Every time I go home for Thanksgiving, I feel like I’m getting exponentially older by the year. My favorite thing to do in Louisiana on a Friday or Saturday night is to dodge people’s phone calls, pet my dogs and argue with my male-dominated family over what movie we’re gonna watch.
This year, I’m feeling sentimental about my baby 17-year-old brother heading off to college, so I decided I was going to pin him to the couch and force him to watch “Dead Poets Society” with me, despite his insistence that he was going to hate it. It’s pretty much my favorite movie ever, and I was convinced that he would be able to relate to the story, since it’s about high school boys learning to ‘seize the day’ and defy their parents’ expectations. Plus, the quality of “Dead Poets Society” is not really a subjective matter anyway– you don’t decide it’s good, it just is inherently good, and if you can’t see that, then the problem is not in the movie but somewhere buried in the folds of your defective, pea-sized brain.
So the whole family gathers around and we put on the movie and I am giddy with delight, just hanging on Robin Williams’ every word as he teaches these stuffy rich kids to appreciate poetry, looking over at my brother every 30 seconds with a stupid grin on my face to make sure his facial reactions to the movie are conveying a sufficient amount of enthusiasm. I mean, sure, the story is overblown and contrived, and the music is waaay melodramatic, and nobody actually talks the way these kids talk, but how can you not be inspired by the way Robin Williams gets these rich kids out of the classroom and makes them shout lines from poetry as they kick soccer balls and rip out the dumb introductions to their English text books and stand on their desks and yawp?!
So my favorite scene happens, where all the boys have this assignment to write a stanza of original poetry and read it to the class, and this really smart, but really shy kid (Ethan Hawke) has a horrible fear of public speaking and thus tells the teacher he didn’t write a poem when he obviously did, cause he’s awesome. To pull him out of his shell, Robin Williams points him to a picture of Walt Whitman on the wall and gets him to ad lib an amazing poem in front of the class.
Here’s the scene:
So my eyes actually well up with tears as I’m watching this scene, because I’m a gigantic English dork, and I look over at my brother and he is… wait for it…
texting someone on his iPhone, completely oblivious to the emotional upheaval happening in Robin Williams’ classroom.
And it occurred to me that kids these days are so freaking overstimulated by technology and so accustomed to the 2010 movie, in which either the titillating special effects take the place of a well-crafted story (i.e. Avatar) or the movie is so close to reality that it feels more like a documentary than a movie (i.e. Hurt Locker), that they have all but lost the ability to suspend disbelief for a beautiful (if melodramatic at times), special effect-free, sentimental story. Now I know how my dad feels when he tries to force me to watch “Laurence of Arabia,” and I fall asleep during the opening credits.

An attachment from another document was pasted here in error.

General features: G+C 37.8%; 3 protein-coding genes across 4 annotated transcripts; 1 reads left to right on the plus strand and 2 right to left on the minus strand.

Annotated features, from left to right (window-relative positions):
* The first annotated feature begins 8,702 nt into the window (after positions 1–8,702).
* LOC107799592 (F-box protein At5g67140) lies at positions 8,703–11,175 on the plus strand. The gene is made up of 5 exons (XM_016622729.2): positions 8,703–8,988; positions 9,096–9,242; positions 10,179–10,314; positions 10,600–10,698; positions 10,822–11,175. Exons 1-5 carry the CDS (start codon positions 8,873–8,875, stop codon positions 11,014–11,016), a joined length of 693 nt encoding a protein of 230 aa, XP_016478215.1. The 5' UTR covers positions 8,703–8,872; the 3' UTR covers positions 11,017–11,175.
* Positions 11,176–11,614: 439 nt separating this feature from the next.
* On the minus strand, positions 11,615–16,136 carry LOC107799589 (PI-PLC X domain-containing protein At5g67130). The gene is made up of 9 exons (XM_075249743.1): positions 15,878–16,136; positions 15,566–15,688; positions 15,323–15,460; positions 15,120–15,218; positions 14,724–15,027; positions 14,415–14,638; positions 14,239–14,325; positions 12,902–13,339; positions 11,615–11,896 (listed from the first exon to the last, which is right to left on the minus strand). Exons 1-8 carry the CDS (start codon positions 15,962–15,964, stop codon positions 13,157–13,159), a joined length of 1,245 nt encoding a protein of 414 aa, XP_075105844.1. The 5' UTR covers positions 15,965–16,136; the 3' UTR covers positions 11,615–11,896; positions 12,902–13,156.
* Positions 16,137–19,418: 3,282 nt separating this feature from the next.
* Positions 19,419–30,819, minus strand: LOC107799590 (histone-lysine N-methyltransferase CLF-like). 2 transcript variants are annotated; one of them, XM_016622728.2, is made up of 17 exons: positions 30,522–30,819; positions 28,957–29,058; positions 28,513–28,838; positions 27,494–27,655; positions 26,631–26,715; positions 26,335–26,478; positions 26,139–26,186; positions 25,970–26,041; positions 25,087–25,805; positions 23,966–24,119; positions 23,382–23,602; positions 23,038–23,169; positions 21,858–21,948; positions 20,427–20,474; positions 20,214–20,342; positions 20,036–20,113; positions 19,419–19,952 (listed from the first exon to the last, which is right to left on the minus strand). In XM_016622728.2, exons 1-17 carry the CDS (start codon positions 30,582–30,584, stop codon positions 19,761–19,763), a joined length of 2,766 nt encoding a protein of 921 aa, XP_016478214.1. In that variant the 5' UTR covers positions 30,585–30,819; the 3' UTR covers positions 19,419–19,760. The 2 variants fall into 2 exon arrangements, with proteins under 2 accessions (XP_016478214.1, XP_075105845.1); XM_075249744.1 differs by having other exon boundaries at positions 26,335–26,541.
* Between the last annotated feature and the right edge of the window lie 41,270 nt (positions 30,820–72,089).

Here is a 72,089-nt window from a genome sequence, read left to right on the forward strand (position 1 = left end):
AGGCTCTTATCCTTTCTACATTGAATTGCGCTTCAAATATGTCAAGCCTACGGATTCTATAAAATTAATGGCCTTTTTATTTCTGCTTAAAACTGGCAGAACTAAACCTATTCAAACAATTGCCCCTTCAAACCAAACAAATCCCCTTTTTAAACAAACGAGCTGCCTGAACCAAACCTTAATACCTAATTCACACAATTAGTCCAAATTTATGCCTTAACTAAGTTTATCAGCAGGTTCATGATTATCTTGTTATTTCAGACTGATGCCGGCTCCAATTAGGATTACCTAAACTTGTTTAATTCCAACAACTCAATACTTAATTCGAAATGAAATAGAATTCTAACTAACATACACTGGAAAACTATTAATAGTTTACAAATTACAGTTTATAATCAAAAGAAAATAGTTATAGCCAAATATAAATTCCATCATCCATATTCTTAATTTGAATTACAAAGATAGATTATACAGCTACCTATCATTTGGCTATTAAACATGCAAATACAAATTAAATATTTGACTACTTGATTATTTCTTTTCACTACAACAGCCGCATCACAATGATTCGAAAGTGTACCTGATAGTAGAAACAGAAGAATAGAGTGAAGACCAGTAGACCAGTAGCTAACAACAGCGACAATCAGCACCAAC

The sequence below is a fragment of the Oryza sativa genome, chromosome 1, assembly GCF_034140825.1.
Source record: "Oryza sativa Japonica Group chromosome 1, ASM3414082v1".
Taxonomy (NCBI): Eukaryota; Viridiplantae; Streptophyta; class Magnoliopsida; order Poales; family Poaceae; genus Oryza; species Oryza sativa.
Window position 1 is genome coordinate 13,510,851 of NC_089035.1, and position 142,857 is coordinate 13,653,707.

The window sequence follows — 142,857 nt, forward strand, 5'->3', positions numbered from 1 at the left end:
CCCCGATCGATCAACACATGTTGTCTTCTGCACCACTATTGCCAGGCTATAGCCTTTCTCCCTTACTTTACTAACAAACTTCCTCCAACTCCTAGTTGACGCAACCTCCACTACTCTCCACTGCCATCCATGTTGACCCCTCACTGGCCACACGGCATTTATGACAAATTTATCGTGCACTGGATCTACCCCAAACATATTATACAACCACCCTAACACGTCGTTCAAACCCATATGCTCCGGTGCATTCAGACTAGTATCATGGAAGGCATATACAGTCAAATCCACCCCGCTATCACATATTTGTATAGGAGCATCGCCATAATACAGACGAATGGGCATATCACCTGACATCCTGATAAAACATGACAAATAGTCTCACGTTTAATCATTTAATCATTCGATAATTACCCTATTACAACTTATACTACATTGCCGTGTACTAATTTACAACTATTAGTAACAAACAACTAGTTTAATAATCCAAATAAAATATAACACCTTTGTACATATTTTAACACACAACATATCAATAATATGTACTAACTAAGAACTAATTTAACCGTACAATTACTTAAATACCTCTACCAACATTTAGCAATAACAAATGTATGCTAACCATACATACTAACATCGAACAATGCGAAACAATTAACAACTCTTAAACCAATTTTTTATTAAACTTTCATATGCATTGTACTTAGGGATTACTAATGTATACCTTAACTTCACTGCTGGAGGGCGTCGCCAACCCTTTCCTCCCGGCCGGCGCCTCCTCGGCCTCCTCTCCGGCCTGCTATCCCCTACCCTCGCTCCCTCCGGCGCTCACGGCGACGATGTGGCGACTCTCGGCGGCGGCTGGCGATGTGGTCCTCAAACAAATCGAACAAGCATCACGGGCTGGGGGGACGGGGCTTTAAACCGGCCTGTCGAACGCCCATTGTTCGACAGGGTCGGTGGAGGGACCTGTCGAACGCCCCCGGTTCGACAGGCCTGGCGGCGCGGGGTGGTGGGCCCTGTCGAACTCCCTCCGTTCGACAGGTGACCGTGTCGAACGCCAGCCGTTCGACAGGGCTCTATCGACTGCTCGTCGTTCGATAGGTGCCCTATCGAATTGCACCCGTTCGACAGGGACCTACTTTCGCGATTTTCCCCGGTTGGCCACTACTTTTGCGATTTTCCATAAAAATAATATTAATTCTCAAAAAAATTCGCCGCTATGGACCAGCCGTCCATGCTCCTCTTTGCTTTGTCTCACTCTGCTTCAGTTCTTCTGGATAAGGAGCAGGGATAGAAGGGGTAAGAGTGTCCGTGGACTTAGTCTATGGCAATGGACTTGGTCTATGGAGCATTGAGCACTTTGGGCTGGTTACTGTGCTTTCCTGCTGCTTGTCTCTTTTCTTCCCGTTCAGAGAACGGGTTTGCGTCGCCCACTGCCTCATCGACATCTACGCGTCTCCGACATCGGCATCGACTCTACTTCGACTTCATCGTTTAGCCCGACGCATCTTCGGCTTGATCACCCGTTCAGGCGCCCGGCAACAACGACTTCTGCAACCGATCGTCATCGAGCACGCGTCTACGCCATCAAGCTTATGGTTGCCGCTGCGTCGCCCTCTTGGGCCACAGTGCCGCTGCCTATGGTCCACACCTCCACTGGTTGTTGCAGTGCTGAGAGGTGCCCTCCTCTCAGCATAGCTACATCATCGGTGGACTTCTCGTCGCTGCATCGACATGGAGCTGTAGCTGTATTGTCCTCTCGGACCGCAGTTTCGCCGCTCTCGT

By contrast, my parents and I watched “The Kids Are Alright” with Julianne Moore on Saturday night (big weekend!), which is an all-too-real movie about a modern lesbian married couple with two kids and the complicated relationship they develop with their sperm donor. There’s a scene where Julianne Moore and Annette Benning, the moms, have this awkward, graphic sex scene while they’re watching gay man porn and the kids overhear everything and then later ask their moms why they’re into gay man porn if they’re lesbians, and my mom looked over at me with her face all squinched up and said, “I feel really uncomfortable and creepy right now, like I’m a peeping Tom spying on somebody’s personal business.” And I’m pretty sure the director would take that as a huge compliment, because the movie was not supposed to feel written, it was supposed to feel like a reality show. I can’t decide whether that’s a good thing or a bad thing.
Have you ever noticed that all the best movies from the 80s and 90s– Jerry Maguire, Forest Gump, A Few Good Men, Dead Poets Society–seem really, really dated when you re-watch them in 2010 and compare them to the movies coming out right now? The emotional crescendos corresponding with the sweeping musical crescendos and dramatic scenery, like that horrible song “Secret Garden” in Jerry Maguire that plays when Jerry and Zellweger are standing across the street from each other in the moonlight before their first date, just jab their fist in your face and demand that you shed a tear over the love or grief or humiliation or triumph that is exploding out from the screen. And you do, or at least I do, and it’s just really fun.
Why do we have this need for movies to represent an ugly, gritty, entirely unsexy reality? Whatever happened to pure, unbridled escapism?